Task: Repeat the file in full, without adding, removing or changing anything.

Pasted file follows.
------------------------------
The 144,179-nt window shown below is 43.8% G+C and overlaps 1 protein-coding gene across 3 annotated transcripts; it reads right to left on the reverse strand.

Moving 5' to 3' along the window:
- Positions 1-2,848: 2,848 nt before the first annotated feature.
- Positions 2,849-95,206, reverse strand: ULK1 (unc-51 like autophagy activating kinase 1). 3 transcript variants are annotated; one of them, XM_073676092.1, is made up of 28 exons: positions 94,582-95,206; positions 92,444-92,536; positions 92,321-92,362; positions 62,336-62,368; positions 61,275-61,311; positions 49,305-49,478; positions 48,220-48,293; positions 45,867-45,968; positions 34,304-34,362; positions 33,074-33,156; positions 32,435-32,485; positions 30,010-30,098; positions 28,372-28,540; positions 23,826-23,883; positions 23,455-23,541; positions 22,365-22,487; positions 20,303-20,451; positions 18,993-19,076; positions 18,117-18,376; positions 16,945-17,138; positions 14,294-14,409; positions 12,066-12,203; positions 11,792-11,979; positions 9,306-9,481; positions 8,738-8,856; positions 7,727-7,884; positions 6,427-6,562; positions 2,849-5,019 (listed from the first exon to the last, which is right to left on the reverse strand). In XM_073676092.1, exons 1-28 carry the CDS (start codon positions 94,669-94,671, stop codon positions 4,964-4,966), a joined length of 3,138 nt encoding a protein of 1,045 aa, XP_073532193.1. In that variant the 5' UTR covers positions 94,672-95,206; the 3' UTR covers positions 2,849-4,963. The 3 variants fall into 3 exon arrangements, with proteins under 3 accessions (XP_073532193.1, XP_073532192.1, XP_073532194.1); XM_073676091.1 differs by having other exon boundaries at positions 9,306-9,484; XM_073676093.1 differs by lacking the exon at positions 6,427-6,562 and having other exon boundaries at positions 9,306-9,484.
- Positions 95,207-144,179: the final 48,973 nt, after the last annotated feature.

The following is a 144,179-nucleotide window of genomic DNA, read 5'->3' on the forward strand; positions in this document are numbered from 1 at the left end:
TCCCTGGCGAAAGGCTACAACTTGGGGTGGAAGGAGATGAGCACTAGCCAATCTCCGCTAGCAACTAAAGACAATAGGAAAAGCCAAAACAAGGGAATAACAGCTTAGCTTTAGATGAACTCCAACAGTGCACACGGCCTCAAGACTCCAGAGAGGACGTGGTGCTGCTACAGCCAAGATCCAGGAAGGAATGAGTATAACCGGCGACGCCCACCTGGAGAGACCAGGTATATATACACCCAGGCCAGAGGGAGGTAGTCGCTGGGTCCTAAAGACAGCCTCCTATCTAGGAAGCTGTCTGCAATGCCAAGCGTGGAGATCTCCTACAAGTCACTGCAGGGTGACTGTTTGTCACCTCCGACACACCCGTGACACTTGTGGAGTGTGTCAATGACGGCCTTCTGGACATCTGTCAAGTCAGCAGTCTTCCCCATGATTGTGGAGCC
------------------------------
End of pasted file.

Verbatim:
The 144,179-nt window shown below is 43.8% G+C and overlaps 1 protein-coding gene across 3 annotated transcripts; it reads right to left on the reverse strand.

Moving 5' to 3' along the window:
- Positions 1-2,848: 2,848 nt before the first annotated feature.
- Positions 2,849-95,206, reverse strand: ULK1 (unc-51 like autophagy activating kinase 1). 3 transcript variants are annotated; one of them, XM_073676092.1, is made up of 28 exons: positions 94,582-95,206; positions 92,444-92,536; positions 92,321-92,362; positions 62,336-62,368; positions 61,275-61,311; positions 49,305-49,478; positions 48,220-48,293; positions 45,867-45,968; positions 34,304-34,362; positions 33,074-33,156; positions 32,435-32,485; positions 30,010-30,098; positions 28,372-28,540; positions 23,826-23,883; positions 23,455-23,541; positions 22,365-22,487; positions 20,303-20,451; positions 18,993-19,076; positions 18,117-18,376; positions 16,945-17,138; positions 14,294-14,409; positions 12,066-12,203; positions 11,792-11,979; positions 9,306-9,481; positions 8,738-8,856; positions 7,727-7,884; positions 6,427-6,562; positions 2,849-5,019 (listed from the first exon to the last, which is right to left on the reverse strand). In XM_073676092.1, exons 1-28 carry the CDS (start codon positions 94,669-94,671, stop codon positions 4,964-4,966), a joined length of 3,138 nt encoding a protein of 1,045 aa, XP_073532193.1. In that variant the 5' UTR covers positions 94,672-95,206; the 3' UTR covers positions 2,849-4,963. The 3 variants fall into 3 exon arrangements, with proteins under 3 accessions (XP_073532193.1, XP_073532192.1, XP_073532194.1); XM_073676091.1 differs by having other exon boundaries at positions 9,306-9,484; XM_073676093.1 differs by lacking the exon at positions 6,427-6,562 and having other exon boundaries at positions 9,306-9,484.
- Positions 95,207-144,179: the final 48,973 nt, after the last annotated feature.

The following is a 144,179-nucleotide window of genomic DNA, read 5'->3' on the forward strand; positions in this document are numbered from 1 at the left end:
TCCCTGGCGAAAGGCTACAACTTGGGGTGGAAGGAGATGAGCACTAGCCAATCTCCGCTAGCAACTAAAGACAATAGGAAAAGCCAAAACAAGGGAATAACAGCTTAGCTTTAGATGAACTCCAACAGTGCACACGGCCTCAAGACTCCAGAGAGGACGTGGTGCTGCTACAGCCAAGATCCAGGAAGGAATGAGTATAACCGGCGACGCCCACCTGGAGAGACCAGGTATATATACACCCAGGCCAGAGGGAGGTAGTCGCTGGGTCCTAAAGACAGCCTCCTATCTAGGAAGCTGTCTGCAATGCCAAGCGTGGAGATCTCCTACAAGTCACTGCAGGGTGACTGTTTGTCACCTCCGACACACCCGTGACACTTGTGGAGTGTGTCAATGACGGCCTTCTGGACATCTGTCAAGTCAGCAGTCTTCCCCATGATTGTGGAGCC